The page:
Every year in the state houses of America, elected representatives outdo some of the top comics in Vegas with original routines that leave the electorate laughing. A few of the jokes are even intentional.
In this year's legislative funnies, for instance, California debated the sexual proclivities of the banana slug as the State Mollusk, Oklahoma adopted the ribeye steak as the State Meal, and the Pennsylvania House unanimously decided the long extinct trilobite should be the State Fossil.Lawmakers in Tennessee and Louisiana kept eyeing bumper stickers, trying to decide the difference between the obscene (illegal) and the merely distasteful (legal, but you better watch your step boy).
In Washington state, ego crushing was in order.
When noted artist Jacob Lawrence appeared before a special arts committee to outline his $300,000 proposal for a mosaic tile masterpiece in the Capitol Rotunda, the first question he was asked was: "How hard will it be to take down?"
Obscenity seemed to be the most compelling issue.
Louisiana lawmakers tried twice to ban or severely restrict patently obscene words on bumper stickers. The Legislature passed both bills, but Gov. Buddy Roemer also vetoed both.
In Tennessee, however, similar legislation sailed into law. Therefore, "stuff" no longer happens on bumper stickers in the state, and if it does, the fine is between $2 and $50.
Tennessee Attorney General Michael Cody is suspicious of the law, saying that while those nasty stickers are "unquestionably in extremely poor taste," they do not meet constitutional or statutory standards of obscenity.
Profanity also was on the minds of Alabama lawmakers, who sought to ban dirty words from their legislative debates. They formed a "cussin' committee" to decide just which invectives they shouldn't be allowed to hurl.
That only led to trouble.
While Alabama lawmakers had no problem cussin' out each other down on the floor, they didn't want to be caught dead uttering nasty words in committee. So, they did nothing.
Virginia brags it is the "Mother of Presidents," but this year its Legislature was more concerned about potty parity.
Armed with a Virginia Tech University study that showed lines to women's restrooms were longer than at the men's, members pushed for changes in building codes to force businesses to have more toilets for females. Lawmakers stopped short of going along with the request, instead deciding to study the issue for a year.
One of the more curious, and surprisingly controversial, issues in California was deciding what the State Mollusk should be.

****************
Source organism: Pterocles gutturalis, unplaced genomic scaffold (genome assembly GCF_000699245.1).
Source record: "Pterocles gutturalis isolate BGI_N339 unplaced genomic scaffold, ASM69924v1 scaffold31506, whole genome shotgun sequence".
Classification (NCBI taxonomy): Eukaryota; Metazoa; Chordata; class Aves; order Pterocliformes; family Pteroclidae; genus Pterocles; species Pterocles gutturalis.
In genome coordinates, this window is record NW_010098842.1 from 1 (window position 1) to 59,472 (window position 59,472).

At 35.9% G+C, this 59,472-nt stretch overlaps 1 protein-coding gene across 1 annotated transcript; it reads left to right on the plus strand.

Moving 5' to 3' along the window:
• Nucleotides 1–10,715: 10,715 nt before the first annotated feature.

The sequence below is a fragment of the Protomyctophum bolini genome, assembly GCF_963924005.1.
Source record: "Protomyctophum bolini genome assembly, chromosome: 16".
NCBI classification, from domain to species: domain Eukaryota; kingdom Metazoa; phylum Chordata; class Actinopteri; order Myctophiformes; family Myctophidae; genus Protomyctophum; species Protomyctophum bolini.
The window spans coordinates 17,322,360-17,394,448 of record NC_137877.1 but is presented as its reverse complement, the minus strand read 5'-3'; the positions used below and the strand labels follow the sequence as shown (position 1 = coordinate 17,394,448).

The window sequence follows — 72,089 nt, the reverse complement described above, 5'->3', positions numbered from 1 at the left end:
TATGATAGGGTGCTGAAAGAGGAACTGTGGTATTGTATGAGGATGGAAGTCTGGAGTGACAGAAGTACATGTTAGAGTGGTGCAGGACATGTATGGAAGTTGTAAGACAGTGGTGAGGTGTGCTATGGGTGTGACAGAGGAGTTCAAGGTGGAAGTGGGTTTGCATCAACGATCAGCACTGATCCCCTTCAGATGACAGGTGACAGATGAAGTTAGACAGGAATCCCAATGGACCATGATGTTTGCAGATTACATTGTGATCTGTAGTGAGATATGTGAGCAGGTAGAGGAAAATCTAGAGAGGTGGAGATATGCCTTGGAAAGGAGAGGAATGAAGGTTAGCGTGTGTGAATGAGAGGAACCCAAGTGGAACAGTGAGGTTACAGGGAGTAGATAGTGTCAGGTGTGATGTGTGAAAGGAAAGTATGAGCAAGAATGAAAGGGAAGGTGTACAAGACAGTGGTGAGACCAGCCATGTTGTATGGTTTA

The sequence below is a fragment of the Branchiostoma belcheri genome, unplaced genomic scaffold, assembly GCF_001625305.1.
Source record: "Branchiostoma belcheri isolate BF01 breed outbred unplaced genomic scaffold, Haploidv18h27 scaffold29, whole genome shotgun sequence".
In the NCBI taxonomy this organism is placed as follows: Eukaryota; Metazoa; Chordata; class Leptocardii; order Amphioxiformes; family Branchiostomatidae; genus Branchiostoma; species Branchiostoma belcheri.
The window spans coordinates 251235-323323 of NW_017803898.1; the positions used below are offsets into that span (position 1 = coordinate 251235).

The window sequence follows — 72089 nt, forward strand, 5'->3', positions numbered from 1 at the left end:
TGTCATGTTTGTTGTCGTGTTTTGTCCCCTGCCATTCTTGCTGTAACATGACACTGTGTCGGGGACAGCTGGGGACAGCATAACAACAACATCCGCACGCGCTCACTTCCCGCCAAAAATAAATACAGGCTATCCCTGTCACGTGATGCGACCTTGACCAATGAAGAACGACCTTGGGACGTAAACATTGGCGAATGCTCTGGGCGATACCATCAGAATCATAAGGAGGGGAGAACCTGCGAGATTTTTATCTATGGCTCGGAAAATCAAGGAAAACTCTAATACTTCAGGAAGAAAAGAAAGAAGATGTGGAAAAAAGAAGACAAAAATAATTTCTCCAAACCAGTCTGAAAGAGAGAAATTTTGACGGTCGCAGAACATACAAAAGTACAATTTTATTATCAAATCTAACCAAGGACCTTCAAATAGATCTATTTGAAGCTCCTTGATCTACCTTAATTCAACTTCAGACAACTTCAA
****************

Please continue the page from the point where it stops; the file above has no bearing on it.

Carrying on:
Assemblyman Byron Sher thought the banana slug would be a good choice, since it has both male and female sexual organs, inhabits redwood forests and eats poison ivy.
The bill had trouble in committee, where the chairman placed a box of slug and snail killer in front of him during debate and the measure quickly turned into a tug-of-war between Democrats and Republicans.
Democrats supported the slug. Republicans, however, lined up behind abalone. Trice Harvey, an assemblyman from Bakersfield, argued "the banana slug is a bisexual pervert. The abalone is straight. That's important."
Despite that argument, the House sided with the slug and sent the bill to the Senate. The upper chamber reluctantly accepted it and the slug bill is now on its way to the governor's office for a signature.
New Yorkers, however, showing they know how to take a joke, selected the "Argopecten irradians" as its State Mollusk after its sponsor said the bay scallop outshined better-known bivalves, like the "pretty basic" clam and the "pretty repulsive" oyster shell.
Although extinct for millions of years, the trilobite made a comeback in Pennsylvania where the House voted unanimously to make it the official State Fossil. The measure was pushed by a group of elementary school students, one of whom told a committee it was selected "because it looks like the head of Darth Vader," the villain of "Star Wars" fame.
Washington state's great art debate - or, more specifically, how to adorn the Capitol - has been going on since 1981.
Two years ago, long before Lawrence showed up with his mosaics proposal, legislators argued about how to remove otherwise acclaimed artworks from the House and Senate chambers because members considered one obscene and the other too modernistic.
So while nobody wanted Lawrence to take personally questions on how hard it would be to take down his display, they also wanted him to know that nothing is permanent in government.
Back in Louisiana, legislators heard testimony that cockfighting "is our horse racing," and killed several bills that would have outlawed the sport. The lawmakers also found time to create the new crime of "prostitution on a public highway."
The highway hooker bill was prompted by businessmen on Airline Highway in New Orleans who said prostitutes were becoming more and more bold along the seedy strip of by-the-hour motels.
Not incidentally, Airline Highway was where disgraced evangelist Jimmy Swaggart met regularly with a hooker. The legislation was immediately dubbed the "Jimmy Swaggart Airline Highway to Heaven" bill.
During debate in the House, several lawmakers said the problem with highway hookers was not just in New Orleans, but was rampant statewide.
That brought a harrumph from Rep. Charles Herring, who had earlier tried to outlaw cockfighting.
Herring's harrumph, however, was met with another one from Rep. Carl Gunter.
"Hell, how would you know if you have a problem?" Gunter chided Herring. "Didn't you author that cockfighting bill? You don't even own a rooster."
With the power of such eloquent reasoning, the prostitution bill cruised into law.